Most GPs report that their take-home pay is falling, and the most popular cost-cutting measures include reduced locum use, cutting partners’ take-home pay, freezing staff pay and offering fewer services.
It’s difficult to remember a more dramatic fortnight in general practice, as contract talks broke down and the DH threatened to impose plans that included the most radical QOF overhaul yet, which could see every practice losing £15,000.
It’s hard not to conclude, as the BMA did after five months of negotiation, that the DH was asking for too much. A case in point is changing the time allowed for GPs to complete annual checks for indicators covering around a third of QOF from 15 to 12 months. GPs’ workload would inevitably increase in the spring to ensure that patients with reviews due in March did not come in late and those expected in April were not seen early.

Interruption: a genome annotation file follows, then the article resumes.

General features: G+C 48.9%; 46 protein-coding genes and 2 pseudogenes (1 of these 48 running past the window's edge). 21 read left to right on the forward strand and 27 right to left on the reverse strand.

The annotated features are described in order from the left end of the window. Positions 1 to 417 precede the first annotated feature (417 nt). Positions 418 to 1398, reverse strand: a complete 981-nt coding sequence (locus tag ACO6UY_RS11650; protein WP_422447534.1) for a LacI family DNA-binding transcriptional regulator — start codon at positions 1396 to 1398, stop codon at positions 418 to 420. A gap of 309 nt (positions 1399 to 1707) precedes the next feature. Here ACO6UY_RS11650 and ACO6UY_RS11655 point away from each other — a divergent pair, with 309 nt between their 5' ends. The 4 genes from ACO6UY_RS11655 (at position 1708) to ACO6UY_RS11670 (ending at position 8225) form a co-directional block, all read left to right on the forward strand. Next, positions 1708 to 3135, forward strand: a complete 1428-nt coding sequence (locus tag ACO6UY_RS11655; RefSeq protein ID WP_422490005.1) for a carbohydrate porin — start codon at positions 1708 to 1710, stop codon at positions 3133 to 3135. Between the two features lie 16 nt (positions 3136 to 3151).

Elsewhere, 15% of evidence-backed QOF funding would be transferred to enhanced services for who knows what politically driven whim of the day. The GPC described the ‘paucity’ of the evidence backing government moves to change the Carr-Hill formula, and the DH set out its stall to rid primary care of the MPIG, which 65% of UK practices rely on to top up their income, by 2021.
Is the new health secretary, Jeremy Hunt, responsible for these hardball tactics?
How should the BMA respond?
It’s difficult not to view what has happened with utter bafflement.
The BMA said a deal was close, and it would seem sensible that in any negotiation there would be some give and take on both sides. At the moment it seems that there has been absolutely no concession by NHS Employers, which is negotiating on behalf of the DH.
The stakes are high: is the government willing to risk the failure of its NHS reforms, which it is relying on GPs to lead, because of its intransigence over the new contract deal for 2013/14?